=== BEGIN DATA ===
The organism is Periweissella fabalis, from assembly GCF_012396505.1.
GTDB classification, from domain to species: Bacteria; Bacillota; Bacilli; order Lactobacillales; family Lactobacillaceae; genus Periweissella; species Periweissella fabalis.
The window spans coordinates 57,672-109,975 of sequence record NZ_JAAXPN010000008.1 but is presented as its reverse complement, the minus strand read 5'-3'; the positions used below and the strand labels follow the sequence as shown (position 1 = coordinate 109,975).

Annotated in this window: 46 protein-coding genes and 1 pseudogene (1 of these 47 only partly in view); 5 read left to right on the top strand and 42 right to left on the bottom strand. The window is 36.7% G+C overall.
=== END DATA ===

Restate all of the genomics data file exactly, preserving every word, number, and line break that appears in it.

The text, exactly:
The organism is Periweissella fabalis, from assembly GCF_012396505.1.
GTDB classification, from domain to species: Bacteria; Bacillota; Bacilli; order Lactobacillales; family Lactobacillaceae; genus Periweissella; species Periweissella fabalis.
The window spans coordinates 57,672-109,975 of sequence record NZ_JAAXPN010000008.1 but is presented as its reverse complement, the minus strand read 5'-3'; the positions used below and the strand labels follow the sequence as shown (position 1 = coordinate 109,975).

Annotated in this window: 46 protein-coding genes and 1 pseudogene (1 of these 47 only partly in view); 5 read left to right on the top strand and 42 right to left on the bottom strand. The window is 36.7% G+C overall.